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Instructional Designers are in the business of teaching people Human User Interface skills so they can turn raw data into intelligence. Let me explain.

You know the definition of a human. You might not know the definition of interface. It is the place at which independent and diverse systems or groups interact and coordinate smoothly across a common boundary.

An interface is where input and output take place across a boundary. In today’s hyper-connected world interfaces take place when one person talks and another person or persons listen, or when people use a computer and a network to query data or to update a file.

The purpose of an interface is mutual exchange. The better the interface the better the mutual understanding. If I am interfacing in French and my colleague is interfacing through English, understanding is hard to achieve. If my colleagues are all from sales and marketing and I am from the IT department, understanding is similarly hard to achieve. You get the picture. Interfaces matter.

A common glossary helps. In other words it helps if the words, terms, or increasingly acronyms, the participants use in a particular domain of knowledge have a commonly agreed definition. A large number of aircraft and lives have been lost due to a lack of mutually understood terminology between air traffic controllers and pilots.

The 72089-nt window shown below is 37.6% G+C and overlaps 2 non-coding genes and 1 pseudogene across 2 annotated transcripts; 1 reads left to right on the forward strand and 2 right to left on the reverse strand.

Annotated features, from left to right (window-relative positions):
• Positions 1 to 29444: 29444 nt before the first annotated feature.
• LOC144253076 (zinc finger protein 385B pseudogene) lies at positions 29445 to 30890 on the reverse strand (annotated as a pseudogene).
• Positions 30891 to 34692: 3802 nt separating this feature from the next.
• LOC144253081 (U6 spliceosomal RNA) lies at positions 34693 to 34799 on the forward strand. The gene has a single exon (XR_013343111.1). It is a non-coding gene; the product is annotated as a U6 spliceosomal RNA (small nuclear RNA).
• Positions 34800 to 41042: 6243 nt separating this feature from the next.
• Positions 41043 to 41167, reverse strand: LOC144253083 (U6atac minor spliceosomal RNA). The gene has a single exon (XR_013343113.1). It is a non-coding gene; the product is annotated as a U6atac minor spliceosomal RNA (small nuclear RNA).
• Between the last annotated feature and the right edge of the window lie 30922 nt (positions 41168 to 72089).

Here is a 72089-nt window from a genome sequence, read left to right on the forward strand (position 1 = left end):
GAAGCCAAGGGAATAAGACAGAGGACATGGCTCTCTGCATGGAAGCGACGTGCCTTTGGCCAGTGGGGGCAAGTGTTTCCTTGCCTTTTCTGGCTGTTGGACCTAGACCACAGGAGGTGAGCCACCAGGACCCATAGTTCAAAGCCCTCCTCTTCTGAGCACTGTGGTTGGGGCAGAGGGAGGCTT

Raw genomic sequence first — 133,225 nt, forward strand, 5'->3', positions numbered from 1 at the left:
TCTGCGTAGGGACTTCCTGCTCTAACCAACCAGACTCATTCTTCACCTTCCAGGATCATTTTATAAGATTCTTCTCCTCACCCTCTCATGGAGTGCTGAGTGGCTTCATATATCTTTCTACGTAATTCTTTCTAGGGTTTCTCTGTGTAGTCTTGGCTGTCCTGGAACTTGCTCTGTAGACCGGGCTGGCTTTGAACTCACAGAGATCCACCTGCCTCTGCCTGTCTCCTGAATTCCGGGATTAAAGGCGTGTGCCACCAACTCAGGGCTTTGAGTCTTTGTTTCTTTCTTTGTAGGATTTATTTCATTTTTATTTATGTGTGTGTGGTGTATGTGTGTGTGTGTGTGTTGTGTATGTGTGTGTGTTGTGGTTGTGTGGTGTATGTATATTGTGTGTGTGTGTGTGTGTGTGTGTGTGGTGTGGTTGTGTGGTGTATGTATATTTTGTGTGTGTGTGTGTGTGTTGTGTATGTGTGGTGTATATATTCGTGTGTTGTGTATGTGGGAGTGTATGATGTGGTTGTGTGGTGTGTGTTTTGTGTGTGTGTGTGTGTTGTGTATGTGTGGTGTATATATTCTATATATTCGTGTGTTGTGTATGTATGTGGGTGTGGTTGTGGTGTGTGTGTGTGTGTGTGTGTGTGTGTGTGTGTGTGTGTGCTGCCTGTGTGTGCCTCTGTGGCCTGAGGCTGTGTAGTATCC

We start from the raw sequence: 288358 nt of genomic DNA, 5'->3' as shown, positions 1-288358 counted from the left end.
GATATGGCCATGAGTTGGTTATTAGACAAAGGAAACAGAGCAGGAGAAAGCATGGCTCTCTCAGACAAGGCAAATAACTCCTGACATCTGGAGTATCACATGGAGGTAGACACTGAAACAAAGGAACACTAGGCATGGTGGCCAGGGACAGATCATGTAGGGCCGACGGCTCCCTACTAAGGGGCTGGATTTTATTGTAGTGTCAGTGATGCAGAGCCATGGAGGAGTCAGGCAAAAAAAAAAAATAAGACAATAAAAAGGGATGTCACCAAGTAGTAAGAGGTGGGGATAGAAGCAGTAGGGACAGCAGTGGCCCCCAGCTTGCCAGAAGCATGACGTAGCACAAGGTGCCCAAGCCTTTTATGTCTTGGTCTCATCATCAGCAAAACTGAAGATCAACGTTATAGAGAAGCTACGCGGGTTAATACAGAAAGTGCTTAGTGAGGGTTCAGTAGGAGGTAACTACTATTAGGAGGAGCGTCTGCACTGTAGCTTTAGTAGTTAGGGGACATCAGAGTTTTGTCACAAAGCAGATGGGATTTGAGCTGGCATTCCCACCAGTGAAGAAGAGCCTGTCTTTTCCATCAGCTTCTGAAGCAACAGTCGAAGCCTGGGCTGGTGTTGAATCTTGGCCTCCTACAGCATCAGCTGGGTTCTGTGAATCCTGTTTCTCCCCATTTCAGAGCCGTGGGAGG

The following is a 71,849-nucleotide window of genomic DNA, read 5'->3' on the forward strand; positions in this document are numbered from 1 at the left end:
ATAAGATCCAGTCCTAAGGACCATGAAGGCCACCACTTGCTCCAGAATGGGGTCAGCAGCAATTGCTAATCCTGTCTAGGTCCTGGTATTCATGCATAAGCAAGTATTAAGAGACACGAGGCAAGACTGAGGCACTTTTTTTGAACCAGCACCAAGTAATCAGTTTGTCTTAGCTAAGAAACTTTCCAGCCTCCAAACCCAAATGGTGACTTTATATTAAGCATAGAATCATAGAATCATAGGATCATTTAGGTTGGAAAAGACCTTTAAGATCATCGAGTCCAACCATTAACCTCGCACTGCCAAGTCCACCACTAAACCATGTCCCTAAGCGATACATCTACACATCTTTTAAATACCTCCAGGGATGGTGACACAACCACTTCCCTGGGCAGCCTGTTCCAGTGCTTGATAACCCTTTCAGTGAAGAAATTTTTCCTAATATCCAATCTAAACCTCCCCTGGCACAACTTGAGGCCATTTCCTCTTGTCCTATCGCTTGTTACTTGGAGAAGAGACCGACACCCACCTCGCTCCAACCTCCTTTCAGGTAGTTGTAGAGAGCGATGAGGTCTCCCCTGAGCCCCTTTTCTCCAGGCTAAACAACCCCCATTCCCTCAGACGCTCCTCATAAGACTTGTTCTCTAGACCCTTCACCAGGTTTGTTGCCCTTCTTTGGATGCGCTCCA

That being said, the purpose of this article is to explain why I believe that the purpose of instructional design is to create a HUI – Human User Interface – between the company and the information it needs to survive, prosper and evolve.

On one side of the boundary separating the company from the information it needs is data, and to be clear data is not information. Right at the boundary is the portal through which inputs and outputs take place. On the other side of the boundary are people whose job it is to transform the data stored on the other side of the portal boundary into actionable intelligence.

The ease with which the inputs and outputs, or communications, that take place between the people using the portal’s graphic user interface or GUI, and the data sources, and between themselves, make all the difference between gaining vital intelligence on which the company can act, or not.

The Human User Interface or HUI has four aspects. One-on-one communications with other people; one-on-many communications with other people; one-on-one communications with data; and many-on-one communications with the data.

The job of the Instructional Designer is to smooth out these relationships. This is not a simple task since it means having a GUI that is easy and intuitive and a human interface (HUI) between all members of the team, and the GUI.

My Terego Enterprise Training Method addresses the Human User Interface issue and shows a team how, by following specific steps, they can deploy KNOWLEDGE MINING and turn data into actionable intelligence.

To see an actual case study of the Terego Method© in action, watch this video.

Instructional Designers and Learning Officers.

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INSTRUCTIONAL DESIGNERS AND LEARNING OFFICERS: A THOUGHT LEADERS’ GUIDE TO IDEATION.

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